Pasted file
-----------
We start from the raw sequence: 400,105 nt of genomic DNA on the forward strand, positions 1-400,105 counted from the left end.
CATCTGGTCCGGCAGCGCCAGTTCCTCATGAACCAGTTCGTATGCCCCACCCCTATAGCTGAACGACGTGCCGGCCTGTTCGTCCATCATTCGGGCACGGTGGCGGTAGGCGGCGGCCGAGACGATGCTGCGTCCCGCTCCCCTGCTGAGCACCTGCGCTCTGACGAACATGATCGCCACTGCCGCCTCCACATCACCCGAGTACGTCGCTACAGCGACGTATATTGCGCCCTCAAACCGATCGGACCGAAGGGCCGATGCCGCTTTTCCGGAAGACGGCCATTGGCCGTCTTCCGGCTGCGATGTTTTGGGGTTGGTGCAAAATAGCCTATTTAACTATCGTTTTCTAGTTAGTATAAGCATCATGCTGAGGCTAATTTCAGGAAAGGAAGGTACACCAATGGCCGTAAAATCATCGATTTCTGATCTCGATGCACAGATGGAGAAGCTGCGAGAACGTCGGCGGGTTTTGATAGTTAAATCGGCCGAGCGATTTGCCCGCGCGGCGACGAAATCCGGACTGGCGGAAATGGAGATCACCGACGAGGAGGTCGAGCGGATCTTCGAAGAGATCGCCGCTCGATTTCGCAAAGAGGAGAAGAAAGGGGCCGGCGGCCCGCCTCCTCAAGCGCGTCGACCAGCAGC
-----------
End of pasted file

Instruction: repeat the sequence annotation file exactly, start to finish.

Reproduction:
We start from the raw sequence: 400,105 nt of genomic DNA on the forward strand, positions 1-400,105 counted from the left end.
CATCTGGTCCGGCAGCGCCAGTTCCTCATGAACCAGTTCGTATGCCCCACCCCTATAGCTGAACGACGTGCCGGCCTGTTCGTCCATCATTCGGGCACGGTGGCGGTAGGCGGCGGCCGAGACGATGCTGCGTCCCGCTCCCCTGCTGAGCACCTGCGCTCTGACGAACATGATCGCCACTGCCGCCTCCACATCACCCGAGTACGTCGCTACAGCGACGTATATTGCGCCCTCAAACCGATCGGACCGAAGGGCCGATGCCGCTTTTCCGGAAGACGGCCATTGGCCGTCTTCCGGCTGCGATGTTTTGGGGTTGGTGCAAAATAGCCTATTTAACTATCGTTTTCTAGTTAGTATAAGCATCATGCTGAGGCTAATTTCAGGAAAGGAAGGTACACCAATGGCCGTAAAATCATCGATTTCTGATCTCGATGCACAGATGGAGAAGCTGCGAGAACGTCGGCGGGTTTTGATAGTTAAATCGGCCGAGCGATTTGCCCGCGCGGCGACGAAATCCGGACTGGCGGAAATGGAGATCACCGACGAGGAGGTCGAGCGGATCTTCGAAGAGATCGCCGCTCGATTTCGCAAAGAGGAGAAGAAAGGGGCCGGCGGCCCGCCTCCTCAAGCGCGTCGACCAGCAGC